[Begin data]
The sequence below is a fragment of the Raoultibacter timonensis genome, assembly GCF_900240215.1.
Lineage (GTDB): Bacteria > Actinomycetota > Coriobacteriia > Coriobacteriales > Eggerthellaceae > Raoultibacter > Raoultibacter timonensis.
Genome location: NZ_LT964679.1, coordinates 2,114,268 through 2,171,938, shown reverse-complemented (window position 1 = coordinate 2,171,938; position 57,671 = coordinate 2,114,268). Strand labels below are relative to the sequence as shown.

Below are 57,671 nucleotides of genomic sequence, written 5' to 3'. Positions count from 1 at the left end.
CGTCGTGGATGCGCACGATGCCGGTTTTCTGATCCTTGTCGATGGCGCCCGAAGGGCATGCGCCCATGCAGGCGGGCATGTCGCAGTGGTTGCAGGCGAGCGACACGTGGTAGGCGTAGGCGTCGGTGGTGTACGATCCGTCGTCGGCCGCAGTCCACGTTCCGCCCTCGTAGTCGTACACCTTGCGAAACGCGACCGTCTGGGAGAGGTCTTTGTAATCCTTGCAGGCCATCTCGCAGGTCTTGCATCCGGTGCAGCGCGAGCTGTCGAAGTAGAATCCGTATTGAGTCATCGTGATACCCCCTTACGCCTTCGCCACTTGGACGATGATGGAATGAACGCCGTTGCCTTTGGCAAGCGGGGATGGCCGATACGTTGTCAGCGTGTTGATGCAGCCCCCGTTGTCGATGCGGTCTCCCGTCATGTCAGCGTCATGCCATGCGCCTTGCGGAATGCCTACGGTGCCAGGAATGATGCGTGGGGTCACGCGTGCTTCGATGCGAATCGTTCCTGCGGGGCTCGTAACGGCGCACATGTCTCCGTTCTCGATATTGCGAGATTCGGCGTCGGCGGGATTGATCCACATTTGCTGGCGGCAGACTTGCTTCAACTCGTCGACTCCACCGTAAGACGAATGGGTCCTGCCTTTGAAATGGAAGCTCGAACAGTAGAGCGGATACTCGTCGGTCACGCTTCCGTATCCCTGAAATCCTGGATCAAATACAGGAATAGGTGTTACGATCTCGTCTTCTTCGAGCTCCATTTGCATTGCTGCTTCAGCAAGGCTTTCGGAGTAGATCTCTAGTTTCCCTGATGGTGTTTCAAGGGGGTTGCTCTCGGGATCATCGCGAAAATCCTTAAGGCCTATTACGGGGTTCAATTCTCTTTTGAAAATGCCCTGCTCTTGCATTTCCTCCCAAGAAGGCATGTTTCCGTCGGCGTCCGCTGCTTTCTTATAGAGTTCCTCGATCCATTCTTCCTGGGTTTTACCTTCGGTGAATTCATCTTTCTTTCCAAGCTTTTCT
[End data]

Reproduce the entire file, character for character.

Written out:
The sequence below is a fragment of the Raoultibacter timonensis genome, assembly GCF_900240215.1.
Lineage (GTDB): Bacteria > Actinomycetota > Coriobacteriia > Coriobacteriales > Eggerthellaceae > Raoultibacter > Raoultibacter timonensis.
Genome location: NZ_LT964679.1, coordinates 2,114,268 through 2,171,938, shown reverse-complemented (window position 1 = coordinate 2,171,938; position 57,671 = coordinate 2,114,268). Strand labels below are relative to the sequence as shown.

Below are 57,671 nucleotides of genomic sequence, written 5' to 3'. Positions count from 1 at the left end.
CGTCGTGGATGCGCACGATGCCGGTTTTCTGATCCTTGTCGATGGCGCCCGAAGGGCATGCGCCCATGCAGGCGGGCATGTCGCAGTGGTTGCAGGCGAGCGACACGTGGTAGGCGTAGGCGTCGGTGGTGTACGATCCGTCGTCGGCCGCAGTCCACGTTCCGCCCTCGTAGTCGTACACCTTGCGAAACGCGACCGTCTGGGAGAGGTCTTTGTAATCCTTGCAGGCCATCTCGCAGGTCTTGCATCCGGTGCAGCGCGAGCTGTCGAAGTAGAATCCGTATTGAGTCATCGTGATACCCCCTTACGCCTTCGCCACTTGGACGATGATGGAATGAACGCCGTTGCCTTTGGCAAGCGGGGATGGCCGATACGTTGTCAGCGTGTTGATGCAGCCCCCGTTGTCGATGCGGTCTCCCGTCATGTCAGCGTCATGCCATGCGCCTTGCGGAATGCCTACGGTGCCAGGAATGATGCGTGGGGTCACGCGTGCTTCGATGCGAATCGTTCCTGCGGGGCTCGTAACGGCGCACATGTCTCCGTTCTCGATATTGCGAGATTCGGCGTCGGCGGGATTGATCCACATTTGCTGGCGGCAGACTTGCTTCAACTCGTCGACTCCACCGTAAGACGAATGGGTCCTGCCTTTGAAATGGAAGCTCGAACAGTAGAGCGGATACTCGTCGGTCACGCTTCCGTATCCCTGAAATCCTGGATCAAATACAGGAATAGGTGTTACGATCTCGTCTTCTTCGAGCTCCATTTGCATTGCTGCTTCAGCAAGGCTTTCGGAGTAGATCTCTAGTTTCCCTGATGGTGTTTCAAGGGGGTTGCTCTCGGGATCATCGCGAAAATCCTTAAGGCCTATTACGGGGTTCAATTCTCTTTTGAAAATGCCCTGCTCTTGCATTTCCTCCCAAGAAGGCATGTTTCCGTCGGCGTCCGCTGCTTTCTTATAGAGTTCCTCGATCCATTCTTCCTGGGTTTTACCTTCGGTGAATTCATCTTTCTTTCCAAGCTTTTCT